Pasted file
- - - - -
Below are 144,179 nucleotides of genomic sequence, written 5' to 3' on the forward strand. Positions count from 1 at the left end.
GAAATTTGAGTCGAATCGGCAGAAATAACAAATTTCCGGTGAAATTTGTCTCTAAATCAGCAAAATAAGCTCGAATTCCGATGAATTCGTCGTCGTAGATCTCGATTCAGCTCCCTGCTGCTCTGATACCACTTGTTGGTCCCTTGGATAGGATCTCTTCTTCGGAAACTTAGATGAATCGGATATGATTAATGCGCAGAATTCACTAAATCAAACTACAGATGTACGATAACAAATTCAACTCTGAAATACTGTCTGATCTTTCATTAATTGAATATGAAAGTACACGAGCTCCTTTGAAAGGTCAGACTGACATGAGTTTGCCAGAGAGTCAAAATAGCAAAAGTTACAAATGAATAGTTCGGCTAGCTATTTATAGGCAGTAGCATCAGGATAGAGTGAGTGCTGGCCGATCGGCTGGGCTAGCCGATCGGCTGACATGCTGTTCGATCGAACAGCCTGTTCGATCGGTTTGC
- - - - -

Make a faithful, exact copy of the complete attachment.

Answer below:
Below are 144,179 nucleotides of genomic sequence, written 5' to 3' on the forward strand. Positions count from 1 at the left end.
GAAATTTGAGTCGAATCGGCAGAAATAACAAATTTCCGGTGAAATTTGTCTCTAAATCAGCAAAATAAGCTCGAATTCCGATGAATTCGTCGTCGTAGATCTCGATTCAGCTCCCTGCTGCTCTGATACCACTTGTTGGTCCCTTGGATAGGATCTCTTCTTCGGAAACTTAGATGAATCGGATATGATTAATGCGCAGAATTCACTAAATCAAACTACAGATGTACGATAACAAATTCAACTCTGAAATACTGTCTGATCTTTCATTAATTGAATATGAAAGTACACGAGCTCCTTTGAAAGGTCAGACTGACATGAGTTTGCCAGAGAGTCAAAATAGCAAAAGTTACAAATGAATAGTTCGGCTAGCTATTTATAGGCAGTAGCATCAGGATAGAGTGAGTGCTGGCCGATCGGCTGGGCTAGCCGATCGGCTGACATGCTGTTCGATCGAACAGCCTGTTCGATCGGTTTGC